- Ignore the negativity.
Toxic people are great at hurting others, but if you take a closer look at them and listen to what they say, you can understand that their logic and their behavior are in fact irrational. By being emotionally involved with a toxic colleague, you rob yourself of your chances of winning.
But if you feel above it both emotionally and mentally, you can get the upper hand. When you are forced to communicate with a toxic colleague, try to take an observant position, as if you are writing a detective story about this person, but do not get involved in arguments or clarifications in which he is trying to drag you into.
- Focus not on problems, but on solutions.
If you had to do some work with such a colleague, try to correct your behavior. Starting to focus on a problematic relationship with a toxic colleague, trying to understand him or find an approach to him, you will fall into the trap, because these problems cannot be solved.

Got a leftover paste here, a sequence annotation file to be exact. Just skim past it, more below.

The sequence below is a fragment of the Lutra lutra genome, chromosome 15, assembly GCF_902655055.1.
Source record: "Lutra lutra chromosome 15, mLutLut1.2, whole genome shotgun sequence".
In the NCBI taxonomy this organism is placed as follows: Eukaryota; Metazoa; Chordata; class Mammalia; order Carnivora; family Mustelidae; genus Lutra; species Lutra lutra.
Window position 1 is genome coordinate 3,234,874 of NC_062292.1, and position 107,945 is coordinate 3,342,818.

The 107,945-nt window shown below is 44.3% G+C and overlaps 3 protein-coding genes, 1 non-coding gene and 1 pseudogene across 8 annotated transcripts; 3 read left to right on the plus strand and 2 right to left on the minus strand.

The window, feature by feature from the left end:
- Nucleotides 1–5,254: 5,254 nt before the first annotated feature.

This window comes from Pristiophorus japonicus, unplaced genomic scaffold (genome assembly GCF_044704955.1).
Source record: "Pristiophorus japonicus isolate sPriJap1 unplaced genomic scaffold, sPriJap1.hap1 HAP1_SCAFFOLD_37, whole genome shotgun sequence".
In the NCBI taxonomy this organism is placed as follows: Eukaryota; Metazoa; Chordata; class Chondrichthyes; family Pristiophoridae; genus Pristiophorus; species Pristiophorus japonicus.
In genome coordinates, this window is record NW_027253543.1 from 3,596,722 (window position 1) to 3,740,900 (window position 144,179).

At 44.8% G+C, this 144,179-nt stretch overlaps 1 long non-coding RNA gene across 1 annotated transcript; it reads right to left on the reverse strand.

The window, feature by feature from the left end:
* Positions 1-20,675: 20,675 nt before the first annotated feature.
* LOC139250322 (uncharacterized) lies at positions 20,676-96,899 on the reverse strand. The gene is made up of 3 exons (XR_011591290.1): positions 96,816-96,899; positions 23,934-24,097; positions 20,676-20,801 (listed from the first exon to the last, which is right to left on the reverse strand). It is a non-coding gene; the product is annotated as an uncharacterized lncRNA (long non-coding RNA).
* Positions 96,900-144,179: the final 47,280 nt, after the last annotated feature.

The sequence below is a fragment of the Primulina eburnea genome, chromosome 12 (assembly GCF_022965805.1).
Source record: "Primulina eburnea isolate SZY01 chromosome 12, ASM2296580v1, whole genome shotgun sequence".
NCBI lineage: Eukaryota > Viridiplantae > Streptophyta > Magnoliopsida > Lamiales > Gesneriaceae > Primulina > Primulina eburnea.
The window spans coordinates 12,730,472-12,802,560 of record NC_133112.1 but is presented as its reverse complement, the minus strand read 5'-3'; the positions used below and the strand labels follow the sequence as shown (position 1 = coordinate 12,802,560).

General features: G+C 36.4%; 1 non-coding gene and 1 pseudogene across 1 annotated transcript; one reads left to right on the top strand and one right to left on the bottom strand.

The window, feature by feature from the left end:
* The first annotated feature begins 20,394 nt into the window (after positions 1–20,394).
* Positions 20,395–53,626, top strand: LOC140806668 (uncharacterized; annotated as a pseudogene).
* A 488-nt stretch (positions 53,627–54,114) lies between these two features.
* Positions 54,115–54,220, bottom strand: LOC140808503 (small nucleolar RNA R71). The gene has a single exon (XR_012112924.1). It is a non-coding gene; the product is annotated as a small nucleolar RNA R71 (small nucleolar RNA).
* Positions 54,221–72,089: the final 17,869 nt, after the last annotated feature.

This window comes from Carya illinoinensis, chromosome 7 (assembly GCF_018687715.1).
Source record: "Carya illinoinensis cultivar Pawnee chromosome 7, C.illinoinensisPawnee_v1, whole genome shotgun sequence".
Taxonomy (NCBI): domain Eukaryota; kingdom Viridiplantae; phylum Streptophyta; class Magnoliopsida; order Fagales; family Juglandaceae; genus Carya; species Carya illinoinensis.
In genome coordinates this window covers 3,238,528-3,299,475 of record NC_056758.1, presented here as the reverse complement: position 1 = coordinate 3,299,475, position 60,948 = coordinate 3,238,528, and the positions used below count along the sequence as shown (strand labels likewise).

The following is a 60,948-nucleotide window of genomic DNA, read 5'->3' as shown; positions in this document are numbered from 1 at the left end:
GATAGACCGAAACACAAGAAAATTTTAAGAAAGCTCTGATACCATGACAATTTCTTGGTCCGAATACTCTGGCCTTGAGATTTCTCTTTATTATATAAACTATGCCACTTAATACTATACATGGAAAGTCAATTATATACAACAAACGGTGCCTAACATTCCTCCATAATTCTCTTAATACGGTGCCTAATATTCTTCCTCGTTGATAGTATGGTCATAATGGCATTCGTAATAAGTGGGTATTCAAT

Instead, focus on solving work problems and think about how to complete the project on which you are forced to cooperate with the least emotional, physical, and time losses. Thinking like this will lead you to the desired result much faster.
- Control your reaction and emotions.
Make a straight face. Show no emotion. Even if you start to get angry, angry, or annoyed, you cannot show that the rudeness has reached the goal.
Stay calm and collected. If you are losing your composure, it is best to close your eyes and take a deep breath.
Maintain a calm or expressionless look, get out of the situation completely, and show that the person is not worth your time.
Toxic people often play on a certain combination of feelings: first, they cause a storm of unpleasant emotions in people (for example, anger or fear), and then, while the person has not yet had time to come to his senses, they blame or ridicule him for these experiences and thereby cause a new wave of emotions. now shame and guilt.